London: Plants were generally thought to be an uncomplaining bunch, silently enduring the ravages of neglect, drought or disease with stoicism.
Now scientists have discovered that they cry out when distressed or need watering, even though humans cannot hear their high-pitched emergency calls. Recordings of tomato, tobacco, wheat, corn and cactus show that they make occasional ultrasonic popping noises – similar to bubble wrap – which ramp up when under stress.
Can tomatoes cry? These are ripening on a vine in a greenhouse production facility in Wittenberg, Germany.Credit:Bloomberg
The sounds are comparable in volume to human conversation, but are too high for us to detect. However, it is likely they can be heard by insects, other mammals, and possibly other plants.
“An idyllic field of flowers can be a noisy place, it’s just that we can’t hear the sounds,” said Professor Lilach Hadany from the School of Plant Sciences and Food Security at the Wise Faculty of Life Sciences, Tel Aviv University.
“Our findings suggest the world around us is full of plant sounds, and that these sounds contain information – for example, about water scarcity or injury. We assume that in nature the sounds emitted by plants are detected by creatures nearby, such as bats, rodents, various insects, and possibly also other plants that can hear the high frequencies and derive relevant information.”
To find out, the team placed plants in an acoustic box in an isolated basement with no background noise. Ultrasonic microphones recording sounds at frequencies of 20-250 kilohertz were set up 10 centimetres from each plant. The maximum frequency detected by a human adult is around 16 kilohertz.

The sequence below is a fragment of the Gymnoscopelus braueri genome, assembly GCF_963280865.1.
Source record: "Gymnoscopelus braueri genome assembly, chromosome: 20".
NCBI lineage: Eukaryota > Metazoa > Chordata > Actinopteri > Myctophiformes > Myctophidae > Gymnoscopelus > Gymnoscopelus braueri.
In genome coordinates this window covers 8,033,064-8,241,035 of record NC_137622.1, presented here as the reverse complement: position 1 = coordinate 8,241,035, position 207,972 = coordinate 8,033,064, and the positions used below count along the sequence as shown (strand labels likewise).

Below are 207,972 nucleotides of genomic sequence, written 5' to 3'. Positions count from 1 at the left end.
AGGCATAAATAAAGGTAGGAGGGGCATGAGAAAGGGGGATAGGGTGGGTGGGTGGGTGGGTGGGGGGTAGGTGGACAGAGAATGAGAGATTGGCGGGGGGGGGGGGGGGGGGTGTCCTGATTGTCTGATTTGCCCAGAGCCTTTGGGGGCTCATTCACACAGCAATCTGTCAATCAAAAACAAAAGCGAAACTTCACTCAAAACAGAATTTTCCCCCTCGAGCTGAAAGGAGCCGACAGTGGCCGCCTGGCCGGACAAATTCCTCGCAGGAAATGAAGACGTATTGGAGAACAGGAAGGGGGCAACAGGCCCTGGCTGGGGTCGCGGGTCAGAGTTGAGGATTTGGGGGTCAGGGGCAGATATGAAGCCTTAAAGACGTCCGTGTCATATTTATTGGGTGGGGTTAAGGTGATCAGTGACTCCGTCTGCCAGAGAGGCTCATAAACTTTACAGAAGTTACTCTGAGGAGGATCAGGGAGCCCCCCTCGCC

Each plant has its own distressed calls. Cactus, for example, sound different to other plants. Credit:Visit Victoria
The plants were subjected to different treatments. Some had not been watered for five days, while others had their stems cut. A control group was left untouched. The recordings showed the plants emitted sounds at frequencies of 40-80 kilohertz with unstressed plants making a click less than one sound per hour, on average, while the stressed plants emitted dozens of sounds every hour.
Water-stressed plants began emitting noises before they were visibly dehydrated, and it was also possible to identify the plant, as well as what type of stress it was suffering from.
For example, a dehydrated tomato plant made a different pattern of clicks to a dehydrated cactus. Happy plants tended to be very quiet.
The team hopes that it may become possible to monitor plants and determine if they are struggling based on the noises. For example, sound recordings could be used in agricultural irrigation to monitor crop hydration and help distribute water more efficiently.
How the plants make the noises is unclear, but the researchers suggest the popping may be caused by the formation and bursting of air bubbles in the plant’s vascular system. The research was published in the journal Cell.
The Telegraph, London
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